Chattanooga Police Officer Michael Terry, right, watches himself arrest a drunk driver on patrol car dash camera footage that was shown Thursday morning on a big screen in city council chambers, where the beer board meets.
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This 2016 staff file photo shows Sky Zoo nightclub at 5709 Lee Highway in Chattanooga, Tenn.

The Chattanooga beer board went off the beaten path Thursday when it gave a two-week beer sales suspension to Sky Zoo at 5709 Lee Highway after Chattanooga police set out to show a "pattern" of drunk drivers leaving the Brainerd nightclub.

It's one of the few times the beer board — which typically cites bars, restaurants and stores for serving underage drinkers — has punished a business for customers driving under the influence.

"Our job is to reduce crashes and save lives," said Lt. Austin Garrett, the police department's Tactical and Traffic Operations Commander who initiated a new emphasis on having patrol officers try to figure out where DUI offenders had been drinking.

Then, the name of the bar or restaurant to blame gets forwarded to police Officer John Collins, who's assigned to the beer board. He works with Assistant City Attorney Keith Reisman to look for a pattern of DUIs.

Police spent almost three hours Thursday building their case against Sky Zoo — over the objections of the nightclub's Chattanooga attorney, Doug Cox, who called the meeting "a circus."

Police alleged that seven DUIs originated at Sky Zoo, starting in October.

Dash camera footage

Officers took turns at the podium and played patrol car dash camera footage on a big screen in city council chambers where the beer board meets.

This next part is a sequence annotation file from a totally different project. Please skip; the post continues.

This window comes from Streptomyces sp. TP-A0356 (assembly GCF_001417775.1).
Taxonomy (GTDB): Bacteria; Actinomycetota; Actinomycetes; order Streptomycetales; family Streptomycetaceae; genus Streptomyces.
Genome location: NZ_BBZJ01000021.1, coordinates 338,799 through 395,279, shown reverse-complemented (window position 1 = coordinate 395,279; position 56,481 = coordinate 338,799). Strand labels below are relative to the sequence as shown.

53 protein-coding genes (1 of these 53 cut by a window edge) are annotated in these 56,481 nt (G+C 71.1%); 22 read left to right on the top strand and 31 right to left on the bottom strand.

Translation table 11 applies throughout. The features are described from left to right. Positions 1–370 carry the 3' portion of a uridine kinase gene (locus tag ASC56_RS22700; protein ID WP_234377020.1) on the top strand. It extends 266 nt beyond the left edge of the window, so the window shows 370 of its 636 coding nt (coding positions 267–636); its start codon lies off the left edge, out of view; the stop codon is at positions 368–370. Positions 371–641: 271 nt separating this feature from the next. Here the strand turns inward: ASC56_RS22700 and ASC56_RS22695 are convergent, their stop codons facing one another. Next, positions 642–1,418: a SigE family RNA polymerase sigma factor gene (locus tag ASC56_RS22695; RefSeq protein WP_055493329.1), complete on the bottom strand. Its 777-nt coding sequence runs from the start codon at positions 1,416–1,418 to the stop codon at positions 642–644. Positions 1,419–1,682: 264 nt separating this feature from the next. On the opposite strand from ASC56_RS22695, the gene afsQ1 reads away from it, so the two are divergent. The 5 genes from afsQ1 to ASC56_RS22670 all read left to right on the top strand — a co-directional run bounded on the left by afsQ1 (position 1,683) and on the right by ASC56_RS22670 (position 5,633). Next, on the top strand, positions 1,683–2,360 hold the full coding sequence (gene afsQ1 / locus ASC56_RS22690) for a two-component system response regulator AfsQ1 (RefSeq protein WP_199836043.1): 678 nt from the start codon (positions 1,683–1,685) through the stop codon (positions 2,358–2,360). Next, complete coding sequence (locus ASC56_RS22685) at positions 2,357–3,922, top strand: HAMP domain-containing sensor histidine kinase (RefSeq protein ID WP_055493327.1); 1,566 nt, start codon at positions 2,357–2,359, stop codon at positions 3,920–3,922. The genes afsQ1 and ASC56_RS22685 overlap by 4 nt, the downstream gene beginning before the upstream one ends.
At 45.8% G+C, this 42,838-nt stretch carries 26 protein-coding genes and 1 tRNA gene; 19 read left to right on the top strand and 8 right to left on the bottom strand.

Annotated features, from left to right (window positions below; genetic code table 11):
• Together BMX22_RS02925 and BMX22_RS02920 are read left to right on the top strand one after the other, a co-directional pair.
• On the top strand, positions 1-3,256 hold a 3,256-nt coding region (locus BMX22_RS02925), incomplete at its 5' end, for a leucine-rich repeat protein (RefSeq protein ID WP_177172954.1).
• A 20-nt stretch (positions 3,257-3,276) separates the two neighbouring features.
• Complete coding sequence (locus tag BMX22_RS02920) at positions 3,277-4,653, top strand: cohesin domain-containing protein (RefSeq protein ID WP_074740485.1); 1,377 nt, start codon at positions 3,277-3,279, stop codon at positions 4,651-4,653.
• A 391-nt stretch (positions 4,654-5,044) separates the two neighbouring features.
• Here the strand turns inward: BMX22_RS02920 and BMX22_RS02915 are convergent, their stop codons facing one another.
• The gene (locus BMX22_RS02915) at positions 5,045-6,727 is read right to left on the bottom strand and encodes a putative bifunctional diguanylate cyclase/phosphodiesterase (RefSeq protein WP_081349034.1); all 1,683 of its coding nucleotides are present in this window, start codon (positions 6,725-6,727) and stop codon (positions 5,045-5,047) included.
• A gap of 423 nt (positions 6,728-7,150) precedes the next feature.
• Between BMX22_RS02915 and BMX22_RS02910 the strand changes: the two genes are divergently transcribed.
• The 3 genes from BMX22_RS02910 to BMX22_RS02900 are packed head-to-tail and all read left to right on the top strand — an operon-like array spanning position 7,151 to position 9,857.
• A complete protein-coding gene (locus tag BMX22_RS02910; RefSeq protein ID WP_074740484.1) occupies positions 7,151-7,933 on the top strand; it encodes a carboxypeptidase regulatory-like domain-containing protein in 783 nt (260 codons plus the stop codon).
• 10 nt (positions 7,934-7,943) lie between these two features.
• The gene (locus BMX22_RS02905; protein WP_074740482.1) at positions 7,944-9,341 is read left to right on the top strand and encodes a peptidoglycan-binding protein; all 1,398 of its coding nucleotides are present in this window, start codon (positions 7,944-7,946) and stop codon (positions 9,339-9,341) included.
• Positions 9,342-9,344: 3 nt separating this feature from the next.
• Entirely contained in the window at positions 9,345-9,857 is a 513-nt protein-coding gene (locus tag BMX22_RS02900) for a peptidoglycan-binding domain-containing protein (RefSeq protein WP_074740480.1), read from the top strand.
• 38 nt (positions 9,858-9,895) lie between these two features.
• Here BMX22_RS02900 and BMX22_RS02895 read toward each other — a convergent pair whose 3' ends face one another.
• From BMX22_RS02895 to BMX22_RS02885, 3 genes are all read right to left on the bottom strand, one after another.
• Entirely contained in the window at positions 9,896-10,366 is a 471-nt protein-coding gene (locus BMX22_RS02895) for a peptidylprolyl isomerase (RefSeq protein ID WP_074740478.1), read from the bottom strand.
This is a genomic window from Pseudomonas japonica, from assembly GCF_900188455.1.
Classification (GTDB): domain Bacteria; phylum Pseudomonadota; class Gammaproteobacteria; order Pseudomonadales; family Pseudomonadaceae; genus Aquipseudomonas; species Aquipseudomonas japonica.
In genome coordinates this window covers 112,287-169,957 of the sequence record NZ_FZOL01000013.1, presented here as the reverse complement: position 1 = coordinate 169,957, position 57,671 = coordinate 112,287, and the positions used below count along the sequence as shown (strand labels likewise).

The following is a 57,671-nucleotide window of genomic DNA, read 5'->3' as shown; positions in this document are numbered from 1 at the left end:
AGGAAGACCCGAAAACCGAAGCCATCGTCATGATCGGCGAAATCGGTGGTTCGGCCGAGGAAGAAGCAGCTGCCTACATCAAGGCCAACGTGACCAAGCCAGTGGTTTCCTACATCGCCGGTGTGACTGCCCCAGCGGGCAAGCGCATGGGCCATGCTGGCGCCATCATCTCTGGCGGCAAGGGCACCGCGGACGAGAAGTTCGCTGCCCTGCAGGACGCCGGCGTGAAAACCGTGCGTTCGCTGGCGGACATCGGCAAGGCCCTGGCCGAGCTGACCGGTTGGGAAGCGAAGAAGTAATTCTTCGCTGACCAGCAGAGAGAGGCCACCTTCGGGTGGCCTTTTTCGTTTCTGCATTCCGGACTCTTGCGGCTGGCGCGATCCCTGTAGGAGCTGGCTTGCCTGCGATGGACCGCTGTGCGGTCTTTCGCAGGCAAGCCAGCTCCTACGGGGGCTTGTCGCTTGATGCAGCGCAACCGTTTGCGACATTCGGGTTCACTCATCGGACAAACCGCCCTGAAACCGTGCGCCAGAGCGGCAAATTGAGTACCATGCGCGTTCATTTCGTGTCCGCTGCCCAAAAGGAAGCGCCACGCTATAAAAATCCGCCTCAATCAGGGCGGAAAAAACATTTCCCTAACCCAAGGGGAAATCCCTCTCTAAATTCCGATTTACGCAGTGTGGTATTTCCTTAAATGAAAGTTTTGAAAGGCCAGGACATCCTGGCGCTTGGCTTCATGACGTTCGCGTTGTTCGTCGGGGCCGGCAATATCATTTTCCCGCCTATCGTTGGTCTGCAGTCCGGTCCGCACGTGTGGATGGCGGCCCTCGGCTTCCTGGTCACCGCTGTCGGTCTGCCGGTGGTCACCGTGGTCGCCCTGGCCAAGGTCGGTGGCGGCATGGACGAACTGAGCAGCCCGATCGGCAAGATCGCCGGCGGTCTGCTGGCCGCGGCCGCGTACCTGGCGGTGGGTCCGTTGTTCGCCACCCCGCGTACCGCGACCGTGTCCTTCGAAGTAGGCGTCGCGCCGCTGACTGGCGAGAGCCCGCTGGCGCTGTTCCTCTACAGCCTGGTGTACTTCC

The footage included one driver of a Dodge Magnum sedan who said he'd had "maybe six beers" after being pulled over at 3:23 a.m. on Dec. 1 by Officer Michael Terry.

"Where were y'all at?" Terry asks.

"Sky Zoo," replied the driver, who had a blood alcohol level of 0.149 percent, almost twice the legal limit.

Sky Zoo's attorney made a number of objections, including that servers at the bar don't know if a customer is going to drive or be a passenger.

"How do you know who's driving before you serve them?" Cox asked.

Cox, who promised to appeal the suspension of Sky Zoo's beer sales, also said police didn't see Sky Zoo's employees overserving intoxicated customers.

"Is there any evidence that anyone at Sky Zoo served him when he was visibly intoxicated?" Cox asked of the Dodge Magnum's driver. "On the video, itself, it didn't look like he was 'bombed.'"

'Got to do something'

Beer board members didn't penalize Sky Zoo for each of the seven cases police presented.

For example, there was no penalty for an Oct. 26 arrest when Officer Terry saw a drunk driver pull out of Sky Zoo's parking lot. Officer Terry didn't have a record of the driver saying he'd been drinking at Sky Zoo.

"Maybe he just turned around in the parking lot," beer board member Trevor Atchley said.

However, Atchley, who's a lawyer, agreed with Assistant City Attorney Reisman that the beer board just needed a preponderance of evidence — not proof beyond a reasonable doubt — to establish a pattern of DUIs from an establishment.

Beer board member Chris Keene said, "When seven people are suspiciously coming from one place, intoxicated, we've got to do something."

The police should have built a stronger case against Sky Zoo, argued beer board member Andre Harriman. He voted against suspending Sky Zoo's beer sales.

The beer board gave Sky Zoo a series of beer sales suspensions that will start on Jan. 18 and run through Feb. 1.

Contact staff writer Tim Omarzu at or or on Twitter @meetforbusiness or 423-757-6651.